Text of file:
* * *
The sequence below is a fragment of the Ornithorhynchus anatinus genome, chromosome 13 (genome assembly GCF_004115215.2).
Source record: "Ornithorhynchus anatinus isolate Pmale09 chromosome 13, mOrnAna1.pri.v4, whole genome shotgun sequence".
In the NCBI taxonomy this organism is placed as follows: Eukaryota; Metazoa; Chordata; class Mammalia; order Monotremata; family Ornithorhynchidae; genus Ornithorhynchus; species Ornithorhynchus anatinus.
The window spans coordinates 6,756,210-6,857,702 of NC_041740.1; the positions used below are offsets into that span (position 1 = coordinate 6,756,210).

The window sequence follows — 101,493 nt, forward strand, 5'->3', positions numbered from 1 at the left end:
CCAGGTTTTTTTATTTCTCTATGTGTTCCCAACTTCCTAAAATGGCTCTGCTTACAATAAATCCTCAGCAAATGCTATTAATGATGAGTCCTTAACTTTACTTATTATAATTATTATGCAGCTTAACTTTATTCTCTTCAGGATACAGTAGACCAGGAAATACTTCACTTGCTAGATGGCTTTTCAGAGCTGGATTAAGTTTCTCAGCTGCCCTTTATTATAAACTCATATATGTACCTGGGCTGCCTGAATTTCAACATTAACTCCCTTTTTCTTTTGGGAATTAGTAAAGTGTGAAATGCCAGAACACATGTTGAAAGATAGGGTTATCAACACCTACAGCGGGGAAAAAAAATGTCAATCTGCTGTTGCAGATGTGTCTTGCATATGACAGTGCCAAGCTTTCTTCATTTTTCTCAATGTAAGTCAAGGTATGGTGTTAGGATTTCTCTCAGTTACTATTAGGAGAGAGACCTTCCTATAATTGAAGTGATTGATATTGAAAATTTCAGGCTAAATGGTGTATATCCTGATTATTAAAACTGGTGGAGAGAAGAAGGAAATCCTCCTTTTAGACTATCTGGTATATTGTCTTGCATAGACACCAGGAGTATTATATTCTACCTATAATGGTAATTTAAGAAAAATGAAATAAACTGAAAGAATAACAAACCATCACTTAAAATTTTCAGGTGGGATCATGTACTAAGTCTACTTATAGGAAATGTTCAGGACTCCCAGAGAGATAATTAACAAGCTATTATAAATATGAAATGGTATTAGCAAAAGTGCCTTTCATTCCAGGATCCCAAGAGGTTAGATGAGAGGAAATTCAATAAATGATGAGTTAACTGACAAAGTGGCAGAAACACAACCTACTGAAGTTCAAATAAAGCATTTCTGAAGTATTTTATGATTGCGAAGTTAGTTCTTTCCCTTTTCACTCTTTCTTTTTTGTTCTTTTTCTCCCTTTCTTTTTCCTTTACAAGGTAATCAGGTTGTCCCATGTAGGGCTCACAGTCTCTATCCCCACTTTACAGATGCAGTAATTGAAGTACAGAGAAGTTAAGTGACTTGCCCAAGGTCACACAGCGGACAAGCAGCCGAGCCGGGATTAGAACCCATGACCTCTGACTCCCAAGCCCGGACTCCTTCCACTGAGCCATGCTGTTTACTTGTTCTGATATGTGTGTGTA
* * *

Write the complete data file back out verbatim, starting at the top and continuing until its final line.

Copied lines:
The sequence below is a fragment of the Ornithorhynchus anatinus genome, chromosome 13 (genome assembly GCF_004115215.2).
Source record: "Ornithorhynchus anatinus isolate Pmale09 chromosome 13, mOrnAna1.pri.v4, whole genome shotgun sequence".
In the NCBI taxonomy this organism is placed as follows: Eukaryota; Metazoa; Chordata; class Mammalia; order Monotremata; family Ornithorhynchidae; genus Ornithorhynchus; species Ornithorhynchus anatinus.
The window spans coordinates 6,756,210-6,857,702 of NC_041740.1; the positions used below are offsets into that span (position 1 = coordinate 6,756,210).

The window sequence follows — 101,493 nt, forward strand, 5'->3', positions numbered from 1 at the left end:
CCAGGTTTTTTTATTTCTCTATGTGTTCCCAACTTCCTAAAATGGCTCTGCTTACAATAAATCCTCAGCAAATGCTATTAATGATGAGTCCTTAACTTTACTTATTATAATTATTATGCAGCTTAACTTTATTCTCTTCAGGATACAGTAGACCAGGAAATACTTCACTTGCTAGATGGCTTTTCAGAGCTGGATTAAGTTTCTCAGCTGCCCTTTATTATAAACTCATATATGTACCTGGGCTGCCTGAATTTCAACATTAACTCCCTTTTTCTTTTGGGAATTAGTAAAGTGTGAAATGCCAGAACACATGTTGAAAGATAGGGTTATCAACACCTACAGCGGGGAAAAAAAATGTCAATCTGCTGTTGCAGATGTGTCTTGCATATGACAGTGCCAAGCTTTCTTCATTTTTCTCAATGTAAGTCAAGGTATGGTGTTAGGATTTCTCTCAGTTACTATTAGGAGAGAGACCTTCCTATAATTGAAGTGATTGATATTGAAAATTTCAGGCTAAATGGTGTATATCCTGATTATTAAAACTGGTGGAGAGAAGAAGGAAATCCTCCTTTTAGACTATCTGGTATATTGTCTTGCATAGACACCAGGAGTATTATATTCTACCTATAATGGTAATTTAAGAAAAATGAAATAAACTGAAAGAATAACAAACCATCACTTAAAATTTTCAGGTGGGATCATGTACTAAGTCTACTTATAGGAAATGTTCAGGACTCCCAGAGAGATAATTAACAAGCTATTATAAATATGAAATGGTATTAGCAAAAGTGCCTTTCATTCCAGGATCCCAAGAGGTTAGATGAGAGGAAATTCAATAAATGATGAGTTAACTGACAAAGTGGCAGAAACACAACCTACTGAAGTTCAAATAAAGCATTTCTGAAGTATTTTATGATTGCGAAGTTAGTTCTTTCCCTTTTCACTCTTTCTTTTTTGTTCTTTTTCTCCCTTTCTTTTTCCTTTACAAGGTAATCAGGTTGTCCCATGTAGGGCTCACAGTCTCTATCCCCACTTTACAGATGCAGTAATTGAAGTACAGAGAAGTTAAGTGACTTGCCCAAGGTCACACAGCGGACAAGCAGCCGAGCCGGGATTAGAACCCATGACCTCTGACTCCCAAGCCCGGACTCCTTCCACTGAGCCATGCTGTTTACTTGTTCTGATATGTGTGTGTA